A Sturges Christmas: Remember the Night
Since its 1940 release, everything about the forgotten Remember the Night has seemed to conspire against it--including, rather ironically, its banal title, too easily confused with dozens of more mediocre films. Director Mitchell Leisen lies in the shadows of his more celebrated contemporaries, Howard Hawks and Preston Sturges. And while it was Sturges himself who scripted this picture, it was one of the last screenplays he would write for someone else before moving on to greater fame. Remember the Night also had the misfortune of being the first of four movies that Barbara Stanwyck and Fred MacMurray made together, with the second, Double Indemnity (1944), becoming far and away the most iconic. So all hail the programmers at Film Forum, where Remember the Night will screen today and tomorrow, as part of its "Essential Sturges" series, on a double bill with Christmas in July (1940).
During a deft, fast-paced opening scene--the equal of any set piece in Hitchcock--Stanwyck's petty thief and grifter, Lee Leander, steals a bracelet from a Fifth Avenue jewelry store, only to get caught trying to pawn it minutes later, on Third Avenue. Assistant D.A. John Sargent (MacMurray) is assigned to prosecute her, because convincing juries to convict sympathetic women is his specialty. But when his courtroom strategy delays the trial until the new year, John bails Lee out, so she won't have to spend Christmas in jail. Then, discovering that she's a fellow Hoosier, he offers her a lift to Indiana for the holidays.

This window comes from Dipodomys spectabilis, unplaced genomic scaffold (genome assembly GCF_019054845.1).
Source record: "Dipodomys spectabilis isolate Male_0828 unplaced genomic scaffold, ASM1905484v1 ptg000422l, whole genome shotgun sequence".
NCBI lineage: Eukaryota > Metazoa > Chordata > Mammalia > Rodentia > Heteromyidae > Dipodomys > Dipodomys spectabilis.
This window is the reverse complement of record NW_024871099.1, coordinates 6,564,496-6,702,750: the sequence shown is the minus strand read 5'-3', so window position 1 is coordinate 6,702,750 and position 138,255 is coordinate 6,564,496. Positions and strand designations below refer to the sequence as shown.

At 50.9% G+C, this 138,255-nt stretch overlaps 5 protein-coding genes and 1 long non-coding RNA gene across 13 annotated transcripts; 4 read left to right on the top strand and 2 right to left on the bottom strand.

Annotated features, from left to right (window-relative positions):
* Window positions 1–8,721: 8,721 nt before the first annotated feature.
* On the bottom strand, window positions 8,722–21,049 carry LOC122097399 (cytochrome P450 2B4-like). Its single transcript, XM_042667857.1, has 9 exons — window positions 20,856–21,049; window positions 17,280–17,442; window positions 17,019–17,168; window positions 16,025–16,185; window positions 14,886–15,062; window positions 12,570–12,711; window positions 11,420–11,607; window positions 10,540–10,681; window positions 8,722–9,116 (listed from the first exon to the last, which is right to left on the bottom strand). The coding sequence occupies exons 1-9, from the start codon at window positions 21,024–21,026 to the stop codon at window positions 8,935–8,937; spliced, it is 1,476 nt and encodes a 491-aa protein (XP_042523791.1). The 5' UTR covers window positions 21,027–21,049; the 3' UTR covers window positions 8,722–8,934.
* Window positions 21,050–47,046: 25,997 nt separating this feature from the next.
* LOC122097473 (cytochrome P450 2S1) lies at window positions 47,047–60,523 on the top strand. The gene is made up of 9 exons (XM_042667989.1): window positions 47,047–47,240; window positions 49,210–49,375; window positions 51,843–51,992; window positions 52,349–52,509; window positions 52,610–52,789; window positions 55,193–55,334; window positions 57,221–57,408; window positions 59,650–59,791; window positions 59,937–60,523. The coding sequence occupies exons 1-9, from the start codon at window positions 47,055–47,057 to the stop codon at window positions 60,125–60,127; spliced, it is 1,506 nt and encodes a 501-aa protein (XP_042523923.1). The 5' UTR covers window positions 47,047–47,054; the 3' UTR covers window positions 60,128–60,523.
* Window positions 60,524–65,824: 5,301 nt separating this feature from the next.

Part road movie, part screwball comedy, part Yuletide morality tale, Remember the Night is a Golden Age potluck of a movie, held together by the natural chemistry between its two beautiful stars. "I was lucky enough to make four pictures with Barbara," MacMurray once said. "In the first I turned her in, in the second I killed her, in the third I left her for another woman, and in the fourth I pushed her over a waterfall. The one thing all these pictures had in common was that I fell in love with Barbara Stanwyck--and I did, too."
While Remember the Night is a comedy, it is one that, as former Voice critic Michael Atkinson observed, "slowly, organically seeps into melancholy." There is quite simply no other Christmas movie as moving as this one--none so grown-up, and yet so compassionate and uncynical. When darkness falls over the prosecutor and the criminal, it doesn't feel at all like a plot contrivance. Instead, it feels like a familiar component of this real--and yes, wonderful--life.--Benjamin Strong